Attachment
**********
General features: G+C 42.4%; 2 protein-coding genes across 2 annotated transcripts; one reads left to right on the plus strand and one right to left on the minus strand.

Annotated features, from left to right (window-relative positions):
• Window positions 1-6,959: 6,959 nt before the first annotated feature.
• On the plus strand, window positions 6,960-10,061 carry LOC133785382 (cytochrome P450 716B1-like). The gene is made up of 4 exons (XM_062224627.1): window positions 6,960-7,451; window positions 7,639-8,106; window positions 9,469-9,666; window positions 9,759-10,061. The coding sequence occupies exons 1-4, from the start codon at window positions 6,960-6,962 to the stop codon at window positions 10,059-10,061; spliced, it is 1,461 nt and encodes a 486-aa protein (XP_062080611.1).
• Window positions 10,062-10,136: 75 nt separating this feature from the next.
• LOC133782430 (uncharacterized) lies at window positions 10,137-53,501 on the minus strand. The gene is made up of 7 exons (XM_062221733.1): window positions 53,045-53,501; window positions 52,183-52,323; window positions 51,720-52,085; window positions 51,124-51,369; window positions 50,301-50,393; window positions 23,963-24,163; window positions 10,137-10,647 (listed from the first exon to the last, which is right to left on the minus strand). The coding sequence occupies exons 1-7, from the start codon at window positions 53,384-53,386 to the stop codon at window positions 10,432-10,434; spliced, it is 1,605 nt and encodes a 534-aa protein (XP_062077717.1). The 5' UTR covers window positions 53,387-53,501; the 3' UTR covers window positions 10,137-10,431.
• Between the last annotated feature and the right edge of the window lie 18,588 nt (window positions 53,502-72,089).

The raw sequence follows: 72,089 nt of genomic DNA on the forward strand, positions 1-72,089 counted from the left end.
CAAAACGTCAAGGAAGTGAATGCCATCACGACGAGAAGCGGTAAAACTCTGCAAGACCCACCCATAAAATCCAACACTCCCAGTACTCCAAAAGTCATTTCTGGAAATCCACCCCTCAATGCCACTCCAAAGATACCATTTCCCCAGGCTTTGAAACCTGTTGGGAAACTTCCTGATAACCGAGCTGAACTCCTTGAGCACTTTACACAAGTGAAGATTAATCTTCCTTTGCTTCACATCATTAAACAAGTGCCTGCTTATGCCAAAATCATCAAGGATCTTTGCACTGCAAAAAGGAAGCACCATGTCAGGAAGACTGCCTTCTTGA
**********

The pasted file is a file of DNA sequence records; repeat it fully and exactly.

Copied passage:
General features: G+C 42.4%; 2 protein-coding genes across 2 annotated transcripts; one reads left to right on the plus strand and one right to left on the minus strand.

Annotated features, from left to right (window-relative positions):
• Window positions 1-6,959: 6,959 nt before the first annotated feature.
• On the plus strand, window positions 6,960-10,061 carry LOC133785382 (cytochrome P450 716B1-like). The gene is made up of 4 exons (XM_062224627.1): window positions 6,960-7,451; window positions 7,639-8,106; window positions 9,469-9,666; window positions 9,759-10,061. The coding sequence occupies exons 1-4, from the start codon at window positions 6,960-6,962 to the stop codon at window positions 10,059-10,061; spliced, it is 1,461 nt and encodes a 486-aa protein (XP_062080611.1).
• Window positions 10,062-10,136: 75 nt separating this feature from the next.
• LOC133782430 (uncharacterized) lies at window positions 10,137-53,501 on the minus strand. The gene is made up of 7 exons (XM_062221733.1): window positions 53,045-53,501; window positions 52,183-52,323; window positions 51,720-52,085; window positions 51,124-51,369; window positions 50,301-50,393; window positions 23,963-24,163; window positions 10,137-10,647 (listed from the first exon to the last, which is right to left on the minus strand). The coding sequence occupies exons 1-7, from the start codon at window positions 53,384-53,386 to the stop codon at window positions 10,432-10,434; spliced, it is 1,605 nt and encodes a 534-aa protein (XP_062077717.1). The 5' UTR covers window positions 53,387-53,501; the 3' UTR covers window positions 10,137-10,431.
• Between the last annotated feature and the right edge of the window lie 18,588 nt (window positions 53,502-72,089).

The raw sequence follows: 72,089 nt of genomic DNA on the forward strand, positions 1-72,089 counted from the left end.
CAAAACGTCAAGGAAGTGAATGCCATCACGACGAGAAGCGGTAAAACTCTGCAAGACCCACCCATAAAATCCAACACTCCCAGTACTCCAAAAGTCATTTCTGGAAATCCACCCCTCAATGCCACTCCAAAGATACCATTTCCCCAGGCTTTGAAACCTGTTGGGAAACTTCCTGATAACCGAGCTGAACTCCTTGAGCACTTTACACAAGTGAAGATTAATCTTCCTTTGCTTCACATCATTAAACAAGTGCCTGCTTATGCCAAAATCATCAAGGATCTTTGCACTGCAAAAAGGAAGCACCATGTCAGGAAGACTGCCTTCTTGA